Adding a VQ30DD larger valve kit, doing some port matching and head flowing will also boost power, & importantly will make space for raising the power increase on other mods.

    VQ30DD Turbo upgrades

    NA (naturally aspirated) engines need quite a lot of work when you add a turbo, so we have a separate guide to help you take into account the pros and cons of going this route on your VQ30DD

    The more air you can get into an engine, the more fuel it can burn and uprating the induction with a turbocharger upgrade makes impressive power gains.

    However you will find engines have weakspots. Research these limits and install stronger pistons, crank and engine components to survive the power.

    It's not unheard of car owners spending a loads on turbocharger upgrades on the VQ30DD only to experience the whole thing catastrophically fail just after it's finished.

    Big turbo chargers tend to experience low end lag, and low capacity turbo chargers spool up much more quickly but don't have the peak end torque gains.

    Thanks to new tech the selection of turbo units is always evolving and we commonly find variable vane turbo units, where the vane angle is altered according to speed to lower lag and increase top end torque.

    Twin scroll turbo units divert the exhaust gases into two channels and push these at differently designed vanes in the turbo charger. They also improve the scavenging effect of the engine.

    You'll commonly see there is a limit in the air flow sensor MAP/MAF/AFM on the VQ30DD when a lot more air is being pulled into the engine.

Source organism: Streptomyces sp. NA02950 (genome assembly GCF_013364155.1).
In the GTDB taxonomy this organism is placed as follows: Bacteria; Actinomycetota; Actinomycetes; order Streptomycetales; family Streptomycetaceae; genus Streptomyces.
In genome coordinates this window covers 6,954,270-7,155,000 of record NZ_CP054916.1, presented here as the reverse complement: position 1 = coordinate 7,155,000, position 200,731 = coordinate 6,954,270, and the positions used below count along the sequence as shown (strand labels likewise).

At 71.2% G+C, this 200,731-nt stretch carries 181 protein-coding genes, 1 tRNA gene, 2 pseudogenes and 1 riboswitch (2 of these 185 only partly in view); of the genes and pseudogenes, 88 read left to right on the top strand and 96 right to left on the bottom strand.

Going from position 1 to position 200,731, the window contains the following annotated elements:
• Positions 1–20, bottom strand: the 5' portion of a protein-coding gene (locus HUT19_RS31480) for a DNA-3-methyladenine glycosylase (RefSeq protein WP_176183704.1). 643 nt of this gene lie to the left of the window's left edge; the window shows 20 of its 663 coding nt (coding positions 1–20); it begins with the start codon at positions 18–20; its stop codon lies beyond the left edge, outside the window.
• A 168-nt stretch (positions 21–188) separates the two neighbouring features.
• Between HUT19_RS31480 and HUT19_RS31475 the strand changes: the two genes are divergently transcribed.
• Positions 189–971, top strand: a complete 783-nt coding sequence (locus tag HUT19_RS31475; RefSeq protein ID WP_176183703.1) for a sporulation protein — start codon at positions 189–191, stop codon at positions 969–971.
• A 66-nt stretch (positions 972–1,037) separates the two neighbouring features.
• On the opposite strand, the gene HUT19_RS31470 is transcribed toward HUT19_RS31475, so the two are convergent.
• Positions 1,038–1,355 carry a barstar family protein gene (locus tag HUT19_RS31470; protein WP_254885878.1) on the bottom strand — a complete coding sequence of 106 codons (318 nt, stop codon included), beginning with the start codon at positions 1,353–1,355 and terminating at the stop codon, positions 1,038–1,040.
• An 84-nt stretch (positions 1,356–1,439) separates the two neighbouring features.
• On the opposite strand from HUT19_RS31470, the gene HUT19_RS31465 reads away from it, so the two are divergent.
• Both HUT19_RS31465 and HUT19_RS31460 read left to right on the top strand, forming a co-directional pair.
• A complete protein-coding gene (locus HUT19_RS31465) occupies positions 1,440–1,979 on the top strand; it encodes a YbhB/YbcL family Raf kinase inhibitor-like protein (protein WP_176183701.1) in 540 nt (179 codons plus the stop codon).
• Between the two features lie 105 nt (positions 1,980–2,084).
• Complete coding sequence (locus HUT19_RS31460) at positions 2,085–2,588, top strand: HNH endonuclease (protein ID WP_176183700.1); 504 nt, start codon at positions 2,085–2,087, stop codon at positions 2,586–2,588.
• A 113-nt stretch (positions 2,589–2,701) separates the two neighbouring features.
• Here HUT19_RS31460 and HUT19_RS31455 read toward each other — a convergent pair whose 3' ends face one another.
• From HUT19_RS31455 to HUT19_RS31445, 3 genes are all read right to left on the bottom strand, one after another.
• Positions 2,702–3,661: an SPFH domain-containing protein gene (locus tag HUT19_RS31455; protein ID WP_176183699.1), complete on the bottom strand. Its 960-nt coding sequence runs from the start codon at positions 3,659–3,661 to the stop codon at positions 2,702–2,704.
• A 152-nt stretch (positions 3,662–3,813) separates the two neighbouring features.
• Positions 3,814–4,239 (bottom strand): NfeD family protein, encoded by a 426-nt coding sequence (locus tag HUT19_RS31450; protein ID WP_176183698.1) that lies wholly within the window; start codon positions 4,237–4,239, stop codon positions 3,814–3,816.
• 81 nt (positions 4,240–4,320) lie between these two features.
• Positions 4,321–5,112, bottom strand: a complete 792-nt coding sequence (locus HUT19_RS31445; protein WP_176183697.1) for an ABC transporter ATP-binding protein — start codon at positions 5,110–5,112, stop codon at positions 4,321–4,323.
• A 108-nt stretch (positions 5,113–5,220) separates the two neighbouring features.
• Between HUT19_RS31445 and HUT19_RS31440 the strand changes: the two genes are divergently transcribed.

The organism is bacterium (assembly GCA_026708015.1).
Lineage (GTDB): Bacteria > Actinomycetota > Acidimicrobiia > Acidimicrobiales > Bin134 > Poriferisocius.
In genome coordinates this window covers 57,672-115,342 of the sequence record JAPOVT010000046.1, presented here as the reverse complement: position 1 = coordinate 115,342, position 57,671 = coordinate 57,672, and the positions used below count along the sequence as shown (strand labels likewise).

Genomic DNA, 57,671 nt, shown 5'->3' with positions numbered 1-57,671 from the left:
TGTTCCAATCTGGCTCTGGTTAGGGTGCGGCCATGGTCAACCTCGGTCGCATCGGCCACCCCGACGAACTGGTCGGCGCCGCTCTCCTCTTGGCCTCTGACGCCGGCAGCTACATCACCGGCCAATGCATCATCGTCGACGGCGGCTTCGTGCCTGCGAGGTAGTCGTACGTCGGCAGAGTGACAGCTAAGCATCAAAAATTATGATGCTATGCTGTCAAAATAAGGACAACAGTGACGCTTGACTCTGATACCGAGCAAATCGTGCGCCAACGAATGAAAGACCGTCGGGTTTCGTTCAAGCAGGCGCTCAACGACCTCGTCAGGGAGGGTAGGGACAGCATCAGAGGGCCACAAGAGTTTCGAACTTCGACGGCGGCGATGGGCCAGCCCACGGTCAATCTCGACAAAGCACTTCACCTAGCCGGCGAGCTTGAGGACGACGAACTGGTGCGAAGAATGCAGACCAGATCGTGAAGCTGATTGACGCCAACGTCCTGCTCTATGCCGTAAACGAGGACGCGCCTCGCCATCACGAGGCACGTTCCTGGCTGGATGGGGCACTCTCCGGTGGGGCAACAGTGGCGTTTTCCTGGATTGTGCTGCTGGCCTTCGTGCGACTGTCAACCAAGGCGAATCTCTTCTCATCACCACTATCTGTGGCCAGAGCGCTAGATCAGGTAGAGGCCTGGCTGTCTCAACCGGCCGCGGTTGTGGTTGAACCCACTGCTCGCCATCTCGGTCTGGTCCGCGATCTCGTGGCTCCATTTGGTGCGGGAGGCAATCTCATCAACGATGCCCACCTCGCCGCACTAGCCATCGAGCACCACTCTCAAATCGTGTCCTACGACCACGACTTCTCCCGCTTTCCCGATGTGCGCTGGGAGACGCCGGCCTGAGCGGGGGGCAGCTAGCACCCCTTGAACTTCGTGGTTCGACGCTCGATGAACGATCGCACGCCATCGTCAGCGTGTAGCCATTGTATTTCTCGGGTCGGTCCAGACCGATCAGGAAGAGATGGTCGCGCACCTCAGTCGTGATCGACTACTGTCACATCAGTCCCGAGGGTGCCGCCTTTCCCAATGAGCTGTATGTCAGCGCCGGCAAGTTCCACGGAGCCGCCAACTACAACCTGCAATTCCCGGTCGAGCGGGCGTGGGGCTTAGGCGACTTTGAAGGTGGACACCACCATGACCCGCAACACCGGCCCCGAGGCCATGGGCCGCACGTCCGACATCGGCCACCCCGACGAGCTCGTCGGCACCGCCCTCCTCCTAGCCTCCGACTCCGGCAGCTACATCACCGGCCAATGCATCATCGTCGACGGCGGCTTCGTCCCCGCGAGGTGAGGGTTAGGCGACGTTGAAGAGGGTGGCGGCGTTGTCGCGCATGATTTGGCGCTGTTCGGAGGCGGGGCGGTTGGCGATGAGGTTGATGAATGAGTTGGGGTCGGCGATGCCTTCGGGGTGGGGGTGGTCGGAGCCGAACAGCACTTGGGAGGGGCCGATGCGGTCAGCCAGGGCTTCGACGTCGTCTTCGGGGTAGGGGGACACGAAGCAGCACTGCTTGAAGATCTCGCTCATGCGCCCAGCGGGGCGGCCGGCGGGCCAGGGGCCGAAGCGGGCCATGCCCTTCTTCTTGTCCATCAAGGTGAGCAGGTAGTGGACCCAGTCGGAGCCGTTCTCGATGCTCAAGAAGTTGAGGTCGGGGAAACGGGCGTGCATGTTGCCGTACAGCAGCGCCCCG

You'll see that 4 bar air sensors coping with quite large power gains, whereas the OEM air sensor was restricting bhp and torque at a much lower level.

    Adding a supercharger or additional turbo will make large torque gains, although harder to get working. We have this article on twincharging if you want to read more.


    Don't omit to ramp up the fuel delivery when you are increasing the power - it makes the car more thirsty. Don't forget to be generous with your injectors flow rate.

    The accepted safe increase is to add another 20% when buying an injector, this takes into account injector deterioration and provides a bit of spare capacity should the engine need more fuel.

    We think this one is common sense, but you'll need to match your fuel injector to the type of fuel your car uses as well.

    All the following flywheel power targets will assume an injector duty cycle of 80% and a base of 58psi of fuel pressure at idle.

    6 Cylinder NA (naturally aspirated) engines

    • 58 PSI 189cc/min 200hp
    • 58 PSI 284cc/min 300hp
    • 58 PSI 378cc/min 400hp
    • 58 PSI 568cc/min 600hp

    6 Cylinder turbocharged engines

    • 58 PSI 227cc/min 200hp